Note: The GUI to the client, running on the client, shows the server disconnected even though that is not the case.

Any help much appreciated.

That usually means you have another instance of syncthing running, thus port 8384 is already used and another one is chosen. That’s consistent with the incorrect info displayed. I’d guess you set up things with another user than you are running now. Check with ps -e | grep syncthing if there’s indeed another instance running.

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Thank you. I do see two /usr/bin/syncthing -no-browser -no-restart -logflags=0 after running ps. I’m trying now to figure out why the systemd setup triggered two of these.

systemd list-units | grep syncthing and/or systemd --user list-units | grep syncthing might provide you that info.

list-units is not an option for systemd on my Ubuntu 18.04 server.

I did stop and disable the service, then re-enabled and started again, and again saw 2 lines in the ps output. I used both @userid.service and @userid in the commands since I don’t know the difference between these two (enabling and disabling between each of those two tries).

In / I see lots of instances of syncthing in /sys/kernel, /etc/systemd/.../syncthing (one instance there), /run/systemd/...systemd, /sys/fs/cgroup/....

Two processes are expected, there’s a parent and child process per syncthing instance. ps auxf shows you the parent-child relationships which should make that clear. And what started the processes.

They are the same thing.

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Ah yes here’s that output:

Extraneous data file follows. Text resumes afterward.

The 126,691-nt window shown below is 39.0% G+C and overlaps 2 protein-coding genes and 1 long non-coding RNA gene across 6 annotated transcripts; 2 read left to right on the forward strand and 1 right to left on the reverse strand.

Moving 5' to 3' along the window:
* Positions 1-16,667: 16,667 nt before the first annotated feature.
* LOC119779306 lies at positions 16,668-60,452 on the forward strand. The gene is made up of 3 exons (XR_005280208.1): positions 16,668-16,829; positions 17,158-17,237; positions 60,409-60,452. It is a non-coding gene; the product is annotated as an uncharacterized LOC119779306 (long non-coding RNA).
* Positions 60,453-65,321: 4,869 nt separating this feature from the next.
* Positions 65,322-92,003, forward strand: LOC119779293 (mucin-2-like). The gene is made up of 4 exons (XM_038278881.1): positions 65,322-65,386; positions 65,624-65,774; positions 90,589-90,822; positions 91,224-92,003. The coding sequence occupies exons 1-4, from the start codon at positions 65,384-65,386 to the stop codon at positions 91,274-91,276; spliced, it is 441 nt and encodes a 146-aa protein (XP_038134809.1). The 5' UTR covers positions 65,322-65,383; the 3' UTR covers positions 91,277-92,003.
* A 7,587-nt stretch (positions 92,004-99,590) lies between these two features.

systemd+   619  0.0  0.3 141932  3396 ?        Ssl  16:35   0:00 /lib/systemd/systemd-timesyncd
ubuntu    1717  0.0  0.1  14852  1088 pts/0    S+   17:39   0:00              \_ grep --color=auto sync
userid    1540  0.0  1.3 120692 13740 ?        Ssl  16:43   0:00 /usr/bin/syncthing -no-browser -no-restart -logflags=0
userid    1546  0.1  4.1 122548 41876 ?        SNl  16:43   0:04  \_ /usr/bin/syncthing -no-browser -no-restart -logflags=0

Any suggestion for the next diagnosis to try to make will be appreciated.

Ok, so just one instance running now - all good on that front.

To get back to port 8384, just go to settings>gui and adjust the listen address thus.

Then what problem remains?

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I edited the user .config/syncthing/config.xml on the server. I changed an aborted try of 42003 to 8384 and restarted services. Now I can launch the web browser gui to both the local (client) machine and to the server. But the client machine says the server is disconnected, and the server gui reports that the server has no remote devices (this despite proper working of synchronization in the background). I set up the remote gui using ssh -L 9090: userid@servername and didn’t edit any api tokens inside of any config.xml.